Alan Jacobs

Coleridge and the Maker

Revisiting the "Biographia Literaria."

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Eventually, this account—expanded, ramified, subjected to multiple digressions, footnoted, and filled out by extended passages simply plagiarized from the German philosopher Schelling—became a book known as the Biographia Literaria. For some readers and critics the Biographia is a farrago, a collection of (at best) imperfectly connected thoughts—even Coleridge himself, with typical self-deprecation, calls it "an immethodical miscellany." But for others it is something far more. The English critic Arthur Symons thought it "the greatest book of criticism in English." And Adam Roberts, who has edited and annotated the version of the Biographia I have before me, is blunt as can be: "Nobody interested in literature can afford to be ignorant of this book."

Some of those who have dismissed Coleridge's book as a hodgepodge have been led to think of it in this way because of the way it was composed—or the way they think it was composed. What Roberts calls the "consensus narrative" of that composition states that Coleridge dictated the text to his friend and host John Morgan between April and September of 1815. Since the completed text is about 140,000 words, that would constitute some high-speed dictation, and structural incoherence would be inevitable. But Roberts does not endorse this consensus narrative, and in his introduction to his edition argues convincingly that Coleridge worked on the book between April of 1815 and May of 1817—a time-frame allowing for more reflection, more intention, more design. It is on the basis of his well-documented and thorough reconstruction of events that Roberts bases his view that the Biographia is considerably more orderly—though in subtle ways—than its detractors have ever given it credit for being. The assumption of coherence governs his whole treatment of the book.

And that treatment is both compelling and exhaustive. Roberts' account of the book's composition occupies a full 15 pages of his introduction, which is a lot, but only ten percent of the whole: Yes, Roberts has written a monograph-length account of and guide to the Biographia. Some might attribute this expansiveness to Roberts' writerly character: in addition to being a first-rate scholar of 19th-century literature, he is also a historian and critic of science fiction and fantasy, and one of the most gifted writers of science fiction to come onto the scene in recent decades, with about a novel per year for the past 15 years, plus short stories and parodies. "Prolific" is hardly the word for it. And yet none of his books is over-long; he is rarely garrulous. In this edition he takes angles on the critic's task that few others would take: I suspect that no one else in attempting to explain the "associationist" psychology of David Hartley and its influence on Coleridge would do so by way of an extended quotation from Kim Stanley Robinson's SF masterpiece Green Mars. But the analogy is quite apt, and a very useful by-product of Roberts' exceptionally wide reading.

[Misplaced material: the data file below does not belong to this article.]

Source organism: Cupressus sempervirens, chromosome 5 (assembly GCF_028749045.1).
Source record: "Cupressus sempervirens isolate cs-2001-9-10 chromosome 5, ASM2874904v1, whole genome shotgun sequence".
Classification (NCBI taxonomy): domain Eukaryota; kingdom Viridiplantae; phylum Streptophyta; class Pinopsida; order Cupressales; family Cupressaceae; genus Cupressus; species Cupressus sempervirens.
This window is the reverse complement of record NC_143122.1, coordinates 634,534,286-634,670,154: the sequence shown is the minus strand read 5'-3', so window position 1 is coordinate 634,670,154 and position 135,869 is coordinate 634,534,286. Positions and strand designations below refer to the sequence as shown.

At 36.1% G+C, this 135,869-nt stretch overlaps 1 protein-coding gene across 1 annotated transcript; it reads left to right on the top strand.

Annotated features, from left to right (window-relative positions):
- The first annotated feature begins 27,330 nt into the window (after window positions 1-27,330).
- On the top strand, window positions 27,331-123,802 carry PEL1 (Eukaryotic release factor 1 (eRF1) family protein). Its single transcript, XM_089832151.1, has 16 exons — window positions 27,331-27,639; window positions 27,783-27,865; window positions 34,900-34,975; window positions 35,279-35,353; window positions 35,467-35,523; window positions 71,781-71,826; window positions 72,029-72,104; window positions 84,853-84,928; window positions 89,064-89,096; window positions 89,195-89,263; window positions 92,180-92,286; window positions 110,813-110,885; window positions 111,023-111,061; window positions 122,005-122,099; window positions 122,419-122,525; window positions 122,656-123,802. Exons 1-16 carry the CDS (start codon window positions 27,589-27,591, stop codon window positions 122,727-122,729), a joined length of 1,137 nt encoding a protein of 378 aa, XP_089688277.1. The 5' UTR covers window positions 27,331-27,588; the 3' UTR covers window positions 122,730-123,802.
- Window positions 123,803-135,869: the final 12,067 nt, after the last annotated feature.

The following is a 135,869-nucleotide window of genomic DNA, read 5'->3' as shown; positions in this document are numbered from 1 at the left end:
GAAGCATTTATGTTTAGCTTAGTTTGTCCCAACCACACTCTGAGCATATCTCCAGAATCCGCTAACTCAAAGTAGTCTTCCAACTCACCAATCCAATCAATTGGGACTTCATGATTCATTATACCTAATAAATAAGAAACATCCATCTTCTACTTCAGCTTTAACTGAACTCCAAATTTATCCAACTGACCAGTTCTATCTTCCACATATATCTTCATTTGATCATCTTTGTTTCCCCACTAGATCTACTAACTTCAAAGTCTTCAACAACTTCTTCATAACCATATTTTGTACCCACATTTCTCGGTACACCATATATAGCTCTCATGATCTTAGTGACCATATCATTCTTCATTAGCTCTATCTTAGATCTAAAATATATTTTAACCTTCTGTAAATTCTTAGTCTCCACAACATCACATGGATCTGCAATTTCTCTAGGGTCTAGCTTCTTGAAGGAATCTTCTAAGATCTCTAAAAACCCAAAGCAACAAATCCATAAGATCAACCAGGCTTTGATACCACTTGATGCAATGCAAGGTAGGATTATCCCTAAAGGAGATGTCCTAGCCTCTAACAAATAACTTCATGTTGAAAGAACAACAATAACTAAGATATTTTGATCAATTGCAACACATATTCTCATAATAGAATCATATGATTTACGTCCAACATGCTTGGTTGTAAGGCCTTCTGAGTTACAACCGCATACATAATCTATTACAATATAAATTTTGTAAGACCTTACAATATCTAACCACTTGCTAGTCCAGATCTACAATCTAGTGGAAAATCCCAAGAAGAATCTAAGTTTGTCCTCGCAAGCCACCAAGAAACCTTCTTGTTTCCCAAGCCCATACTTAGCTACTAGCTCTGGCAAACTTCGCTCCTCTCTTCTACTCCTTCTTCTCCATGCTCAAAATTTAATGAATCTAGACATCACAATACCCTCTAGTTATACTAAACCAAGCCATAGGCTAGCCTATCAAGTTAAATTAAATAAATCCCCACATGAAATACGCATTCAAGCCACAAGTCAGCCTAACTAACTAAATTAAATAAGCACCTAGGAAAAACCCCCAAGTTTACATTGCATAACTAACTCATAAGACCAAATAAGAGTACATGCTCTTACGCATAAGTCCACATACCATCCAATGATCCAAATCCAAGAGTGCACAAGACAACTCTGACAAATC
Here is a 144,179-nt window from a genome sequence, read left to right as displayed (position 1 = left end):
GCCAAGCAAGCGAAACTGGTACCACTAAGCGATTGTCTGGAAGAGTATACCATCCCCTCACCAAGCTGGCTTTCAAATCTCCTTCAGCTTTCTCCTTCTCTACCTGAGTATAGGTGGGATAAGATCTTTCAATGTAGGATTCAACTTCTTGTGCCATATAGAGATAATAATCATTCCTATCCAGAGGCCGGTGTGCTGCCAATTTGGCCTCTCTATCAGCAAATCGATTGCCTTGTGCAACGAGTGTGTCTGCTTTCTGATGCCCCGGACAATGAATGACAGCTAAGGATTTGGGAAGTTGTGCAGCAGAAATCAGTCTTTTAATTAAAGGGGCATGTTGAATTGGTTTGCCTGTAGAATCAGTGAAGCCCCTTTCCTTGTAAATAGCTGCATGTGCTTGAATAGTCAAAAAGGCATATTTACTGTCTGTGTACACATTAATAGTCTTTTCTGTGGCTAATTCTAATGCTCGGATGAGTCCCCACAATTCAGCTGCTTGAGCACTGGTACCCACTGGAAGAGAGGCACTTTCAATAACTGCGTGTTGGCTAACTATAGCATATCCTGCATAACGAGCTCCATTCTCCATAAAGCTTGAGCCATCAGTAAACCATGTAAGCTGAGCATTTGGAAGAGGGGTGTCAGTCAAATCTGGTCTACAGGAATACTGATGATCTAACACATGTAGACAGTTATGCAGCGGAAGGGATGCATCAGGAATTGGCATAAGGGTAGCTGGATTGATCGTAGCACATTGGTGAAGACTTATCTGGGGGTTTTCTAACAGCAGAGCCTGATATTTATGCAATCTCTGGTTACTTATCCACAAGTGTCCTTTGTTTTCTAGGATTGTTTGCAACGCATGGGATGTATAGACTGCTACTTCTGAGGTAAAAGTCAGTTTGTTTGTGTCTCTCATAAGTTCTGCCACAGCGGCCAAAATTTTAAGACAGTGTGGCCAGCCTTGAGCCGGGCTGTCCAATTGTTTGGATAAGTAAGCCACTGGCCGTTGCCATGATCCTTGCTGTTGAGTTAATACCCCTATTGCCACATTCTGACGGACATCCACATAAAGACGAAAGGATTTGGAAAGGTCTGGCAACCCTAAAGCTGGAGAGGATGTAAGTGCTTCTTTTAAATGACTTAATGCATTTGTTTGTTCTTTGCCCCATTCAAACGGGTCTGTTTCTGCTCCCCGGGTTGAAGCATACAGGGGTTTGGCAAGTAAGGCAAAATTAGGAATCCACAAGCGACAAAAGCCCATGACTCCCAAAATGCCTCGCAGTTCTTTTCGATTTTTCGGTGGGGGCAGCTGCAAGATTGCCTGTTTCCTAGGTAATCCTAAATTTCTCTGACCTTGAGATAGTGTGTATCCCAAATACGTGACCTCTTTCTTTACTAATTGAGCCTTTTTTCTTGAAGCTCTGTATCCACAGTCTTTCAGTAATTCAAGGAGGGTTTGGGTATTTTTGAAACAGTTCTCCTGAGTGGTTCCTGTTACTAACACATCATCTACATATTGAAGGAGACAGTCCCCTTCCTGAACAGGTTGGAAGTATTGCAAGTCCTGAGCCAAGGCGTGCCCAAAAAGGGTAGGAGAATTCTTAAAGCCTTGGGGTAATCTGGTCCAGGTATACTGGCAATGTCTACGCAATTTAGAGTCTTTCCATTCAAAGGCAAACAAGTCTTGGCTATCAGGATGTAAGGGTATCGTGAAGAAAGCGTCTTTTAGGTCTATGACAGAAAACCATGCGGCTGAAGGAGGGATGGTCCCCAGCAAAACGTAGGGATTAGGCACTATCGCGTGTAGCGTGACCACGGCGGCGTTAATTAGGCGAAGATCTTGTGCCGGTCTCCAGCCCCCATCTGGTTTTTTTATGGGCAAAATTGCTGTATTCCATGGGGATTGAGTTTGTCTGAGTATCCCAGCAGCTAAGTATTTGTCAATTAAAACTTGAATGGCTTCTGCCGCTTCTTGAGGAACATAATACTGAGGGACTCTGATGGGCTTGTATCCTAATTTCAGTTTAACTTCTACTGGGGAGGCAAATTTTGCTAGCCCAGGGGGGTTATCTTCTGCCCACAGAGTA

But the chief reason for the length of this introduction is simply that Roberts cannot make his case for the coherence of the Biographia except by patiently and thoroughly walking the reader through it. Having explained that the text as a whole takes the reader back and forth, sometimes rather bewilderingly, among select events in Coleridge's life, criticism of particular works of literature, Kantian philosophy, and theology, Roberts wants to demonstrate that these parts are not as miscellaneous and "immethodical" as they might appear and in fact are woven into something like a single argument. That argument, Roberts explains in a particularly useful paragraph, goes something like this:

But we need to keep in view the larger project of the 'philosophical' chapters of the Biographia. They are not (whatever critics sometimes imply) an omnium gatherum of all matters metaphysical … . His philosophical ambition in the Biographia is considerably more modest, and (again, despite what later critics have tended to say) it is directly related to his autobiographical and literary-critical ambitions. That aim is to establish (a) that human consciousness or subjectivity is an immortal, individual spirit that partakes of the divine; and (b) that only this can account for the greatness of the greatest art … . He is saying, more particularly, that what elevates great (imaginative) art from mediocre or merely competent (fanciful) art is a shaping originality that cannot be explained by merely scientific, mechanistic accounts of consciousness. The relevance of this claim to Coleridge's literary autobiography is, partly, that stepping through these philosophical positions enables us to trace his own intellectual development. More than this, the argument grounds the fundamental appeal of biography in the first place—that life is not merely a series of external events that happen to one person, but is rather the unfolding of a transcendent individual reality.
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